ANALOGY: a relationship between a pair of words.  Analogies show relationships between two pairs of words.  (Example: 

 

pharmacy : drugstore  ::  carousel :

a.

entertainment

b.

horses

c.

merry-go-round)

 

CHARACTERIZATION:  the author’s ways of developing the character.  (Example:  She was wringing her hands.  Use that sentence instead of saying, “She was nervous.”)

 

CONFLICT:  the problem or struggle in the story.

 

RESOLUTION:  a word often used for resolution is “denouement”, a French word meaning the same.  They both mean to tie up the lose ends of the story.

 

FIGURATIVE LANGUAGE:  ways of writing descriptively.  Includes alliteration, assonance, cliche’, metaphor, onomatopoeia, personification, simile, idiom, etc.

 

GENRE:  they type of reading or writing.  For example, mystery, tragedy, romance, memoir, etc.

 

IRONY:  when the reader receives the unexpected.  A contrast between reality and what is expected.

 

PLOT:  the events in the storyline.  Parts of the plot are as follows (exposition-introduction, rising action, climax, falling action, resolution—denouement)

 

POINT OF VIEW:  the perspective or view from which the story is told.

 

SETTING:  time, place, and mood.  Must include all three.

 

STRUCTURE:  framework of an English sentence, phrase, or clause.

 

SYMBOLISM:  when one thing stands for something else.  For example, in The Red Badge of Courage, the main character really did wear a badge, but the word “red” also symbolizes blood, which becomes a major part of the story.

 

THEME:  the central overall message

 

ASIDE:  when an actor turns to the audience to speak

 

METAPHOR:  comparing two unlike things without using like or as.

 

SIMILE:  comparing two like things using like or as.

 

ALLITERATION:  the repetition of consonant sounds in a line of poetry or prose

 

PARADOX:  A paradox is an apparently true statement or group of statements that seems to lead to a contradiction or to a situation that defies intuition

 

ANECDOTE:  An anecdote is a brief tale narrating an interesting or amusing biographical incident.

 

CONSONANCE:  the repetition of consonant sounds but not vowel sounds.  Example:
lady lounges lazily , dark deep dread crept in.

ASSONANCE:  Assonance is the repetition of vowel sounds but not consonant sounds as in consonance. Example:fleet feet sweep by sleeping geeks.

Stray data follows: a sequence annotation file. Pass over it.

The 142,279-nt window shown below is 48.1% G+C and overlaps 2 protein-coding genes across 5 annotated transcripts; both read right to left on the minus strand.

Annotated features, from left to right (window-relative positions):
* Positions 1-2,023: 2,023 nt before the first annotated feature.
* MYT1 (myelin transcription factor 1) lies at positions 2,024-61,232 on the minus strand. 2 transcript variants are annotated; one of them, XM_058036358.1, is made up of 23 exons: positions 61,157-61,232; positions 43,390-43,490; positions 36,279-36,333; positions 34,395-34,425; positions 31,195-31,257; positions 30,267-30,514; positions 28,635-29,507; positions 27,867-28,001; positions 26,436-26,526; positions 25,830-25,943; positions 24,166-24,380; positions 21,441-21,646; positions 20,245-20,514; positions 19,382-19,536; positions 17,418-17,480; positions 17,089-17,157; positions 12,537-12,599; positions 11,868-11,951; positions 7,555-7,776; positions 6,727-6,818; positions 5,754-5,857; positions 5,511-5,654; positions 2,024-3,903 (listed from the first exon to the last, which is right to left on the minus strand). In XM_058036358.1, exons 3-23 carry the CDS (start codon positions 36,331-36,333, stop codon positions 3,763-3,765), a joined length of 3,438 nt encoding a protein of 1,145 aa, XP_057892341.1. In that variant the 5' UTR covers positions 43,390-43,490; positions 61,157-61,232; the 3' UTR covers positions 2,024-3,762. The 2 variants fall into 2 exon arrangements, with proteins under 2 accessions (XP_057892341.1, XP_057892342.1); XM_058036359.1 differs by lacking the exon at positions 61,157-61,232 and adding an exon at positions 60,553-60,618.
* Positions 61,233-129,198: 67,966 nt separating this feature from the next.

PROTAGONIST:      the character in the story that the plot revolves around.

ANTAGONIST:         the character who blocks the protagonist’s efforts.

MONOLOGUE:  one person speaking, but the rest of the actors are listening

SOLILOQUY:  one person speaking, but the speaker does not realize that anyone else is listening to him or her.  Example:  Juliet in the balcony scene

IMAGERY:    painting a picture with the usage of our words

ONOMATOPOEIA:  natural sounds in writing

HYPERBOLE:  an extreme exaggeration

PERSONIFICATION:  giving a nonhuman thing human characteristics

PROPAGANDA:   a specific type of message presentation directly aimed at influencing the opinions of people, rather than impartially providing information. In some cultures the term is neutral or even positive, while in others the term has acquired a strong negative connotation.

BANDWAGON:  a persuasive technique used when the writer wants to give the appearance that we should make a decision just because “everyone else is doing it.”

BIAS OR PREJUDICE:  a strong leaning to one side over another when a person does not have all the facts.

DEDUCTIVE REASONING:  Deductive reasoning" refers to the process of concluding that something must be true because it is a special case of a general principle that is known to be true. For example, if you know the general principle that the sum of the angles in any triangle is always 180 degrees, and you have a particular triangle in mind, you can then conclude that the sum of the angles in your triangle is 180 degrees.

INDUCTIVE REASONING:  the process of reasoning that a general principle is true because the special cases you've seen are true. For example, if all the people you've ever met from a particular town have been very strange, you might then say "all the residents of this town are strange". That is inductive reasoning: constructing a general principle from special cases. It goes in the opposite direction from deductive reasoning.

TESTIMONIAL:  when a celebrity endorses a product and speaks of its value.

***THE NEXT DEFINITIONS NEED TO BE TAUGHT AS TEXT FEATURES FOR INFORMATIONAL READING OR WRITING

ILLUSTRATION:  a picture or design within text

CHART:  a visual display of information

TABLE:  a set of information arranged in rows or columns

INDEX:  a page or table which explains where a certain topic can be found within the text

GLOSSARY:  a listing of words and their meanings, usually in the back of the text

CAPTION:  appears in small print underneath an illustration or chart, explaining what is in the graphic. 

FORMAT:  the way of making the writing appeasing to the reader, how you lay it out on the page

JARGON:  language special to a certain profession

***THE NEXT DEFINITIONS NEED TO BE TAUGHT AS PART OF THE WRITING PROCESS

PREWRITING:  gathering thoughts to begin writing, such as brainstorming or webbing

DRAFT:  when one stage of the writing is complete and is presented.  Oftentimes, a writing will go through first, second, and third drafts.

REVISE:  when changes are made in a draft, more descriptive words are added, or the focus is narrowed.

EDIT:  when changes are made in a draft, such as spelling, capitalization, or punctuation

PUBLISH:  when the final draft is complete and the writing is placed in a portfolio, on a bulletin board, in a magazine, etc.

SENSORY DETAILS:  awakening the senses in writing (see, feel, smell, taste, hear)